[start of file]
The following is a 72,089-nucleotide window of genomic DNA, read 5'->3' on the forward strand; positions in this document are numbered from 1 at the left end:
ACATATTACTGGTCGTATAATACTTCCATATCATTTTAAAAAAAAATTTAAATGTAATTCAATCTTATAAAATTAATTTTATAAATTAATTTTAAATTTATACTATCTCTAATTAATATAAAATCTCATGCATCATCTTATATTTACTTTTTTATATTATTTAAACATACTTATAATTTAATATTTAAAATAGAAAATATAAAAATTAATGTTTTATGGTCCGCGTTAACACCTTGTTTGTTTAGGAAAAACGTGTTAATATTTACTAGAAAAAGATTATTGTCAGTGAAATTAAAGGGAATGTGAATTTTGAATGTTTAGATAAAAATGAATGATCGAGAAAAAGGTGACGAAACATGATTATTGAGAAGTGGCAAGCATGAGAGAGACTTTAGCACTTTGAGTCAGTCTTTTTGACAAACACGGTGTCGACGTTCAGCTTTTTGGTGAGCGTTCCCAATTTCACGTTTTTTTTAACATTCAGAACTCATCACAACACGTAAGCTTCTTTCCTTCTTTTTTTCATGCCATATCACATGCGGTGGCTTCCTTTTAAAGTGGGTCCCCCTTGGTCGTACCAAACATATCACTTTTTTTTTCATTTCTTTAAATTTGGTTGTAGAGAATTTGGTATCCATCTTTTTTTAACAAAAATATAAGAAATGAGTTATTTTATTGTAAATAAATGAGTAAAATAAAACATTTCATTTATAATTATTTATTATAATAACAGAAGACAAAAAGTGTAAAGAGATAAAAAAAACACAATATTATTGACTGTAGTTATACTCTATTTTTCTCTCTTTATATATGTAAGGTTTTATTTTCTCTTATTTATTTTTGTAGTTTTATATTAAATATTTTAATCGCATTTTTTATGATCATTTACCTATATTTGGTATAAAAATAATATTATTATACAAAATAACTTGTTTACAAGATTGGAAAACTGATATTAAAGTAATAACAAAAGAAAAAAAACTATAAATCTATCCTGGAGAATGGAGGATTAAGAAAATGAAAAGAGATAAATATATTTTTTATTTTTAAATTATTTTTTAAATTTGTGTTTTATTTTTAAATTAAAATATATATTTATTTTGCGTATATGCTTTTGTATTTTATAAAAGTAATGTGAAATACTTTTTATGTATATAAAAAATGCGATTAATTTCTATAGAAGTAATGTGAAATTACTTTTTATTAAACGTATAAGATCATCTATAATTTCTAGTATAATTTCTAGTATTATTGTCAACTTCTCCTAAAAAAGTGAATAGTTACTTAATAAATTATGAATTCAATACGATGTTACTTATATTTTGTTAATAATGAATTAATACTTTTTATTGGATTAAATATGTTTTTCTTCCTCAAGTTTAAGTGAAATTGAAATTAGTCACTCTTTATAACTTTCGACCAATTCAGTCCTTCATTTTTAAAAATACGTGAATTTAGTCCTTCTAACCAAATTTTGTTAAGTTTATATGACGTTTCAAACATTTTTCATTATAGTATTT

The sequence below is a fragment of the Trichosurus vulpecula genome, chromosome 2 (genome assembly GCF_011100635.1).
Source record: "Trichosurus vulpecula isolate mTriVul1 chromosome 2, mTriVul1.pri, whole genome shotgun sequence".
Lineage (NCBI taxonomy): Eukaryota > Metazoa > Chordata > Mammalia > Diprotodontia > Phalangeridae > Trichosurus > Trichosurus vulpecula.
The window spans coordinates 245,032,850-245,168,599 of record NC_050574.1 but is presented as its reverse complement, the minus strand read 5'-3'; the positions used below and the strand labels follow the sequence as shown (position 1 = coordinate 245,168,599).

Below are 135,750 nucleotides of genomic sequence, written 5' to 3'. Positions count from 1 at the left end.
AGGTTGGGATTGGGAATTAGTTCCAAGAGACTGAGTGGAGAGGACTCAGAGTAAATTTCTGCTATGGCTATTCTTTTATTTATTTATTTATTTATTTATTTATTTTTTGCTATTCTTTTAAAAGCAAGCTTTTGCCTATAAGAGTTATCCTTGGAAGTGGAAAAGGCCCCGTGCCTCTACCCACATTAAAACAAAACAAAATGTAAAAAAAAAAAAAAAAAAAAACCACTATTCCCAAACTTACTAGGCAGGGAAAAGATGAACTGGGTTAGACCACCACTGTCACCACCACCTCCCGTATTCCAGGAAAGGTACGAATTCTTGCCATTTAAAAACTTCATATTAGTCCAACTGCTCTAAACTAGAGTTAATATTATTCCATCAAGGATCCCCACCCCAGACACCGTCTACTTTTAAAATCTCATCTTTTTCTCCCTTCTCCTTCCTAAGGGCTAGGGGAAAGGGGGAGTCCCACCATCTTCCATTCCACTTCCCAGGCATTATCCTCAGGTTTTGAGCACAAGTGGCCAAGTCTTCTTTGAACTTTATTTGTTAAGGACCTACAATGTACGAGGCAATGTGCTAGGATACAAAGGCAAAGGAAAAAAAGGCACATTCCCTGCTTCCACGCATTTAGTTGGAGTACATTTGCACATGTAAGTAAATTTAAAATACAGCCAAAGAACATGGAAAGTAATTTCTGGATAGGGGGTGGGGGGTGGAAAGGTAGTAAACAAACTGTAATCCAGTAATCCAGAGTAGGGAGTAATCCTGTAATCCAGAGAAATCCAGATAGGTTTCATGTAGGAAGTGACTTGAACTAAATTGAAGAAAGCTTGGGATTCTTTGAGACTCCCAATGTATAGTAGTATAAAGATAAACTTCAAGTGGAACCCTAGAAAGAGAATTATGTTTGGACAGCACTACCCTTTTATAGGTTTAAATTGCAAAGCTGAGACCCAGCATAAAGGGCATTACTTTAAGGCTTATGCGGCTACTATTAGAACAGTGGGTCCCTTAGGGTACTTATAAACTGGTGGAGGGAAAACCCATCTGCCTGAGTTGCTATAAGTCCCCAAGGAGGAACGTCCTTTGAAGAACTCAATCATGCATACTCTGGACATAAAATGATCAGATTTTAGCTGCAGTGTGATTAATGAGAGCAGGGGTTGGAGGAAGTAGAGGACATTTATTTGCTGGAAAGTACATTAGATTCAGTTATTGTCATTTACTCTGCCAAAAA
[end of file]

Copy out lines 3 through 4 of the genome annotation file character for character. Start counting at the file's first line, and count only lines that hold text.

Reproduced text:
The sequence below is a fragment of the Trichosurus vulpecula genome, chromosome 2 (genome assembly GCF_011100635.1).
Source record: "Trichosurus vulpecula isolate mTriVul1 chromosome 2, mTriVul1.pri, whole genome shotgun sequence".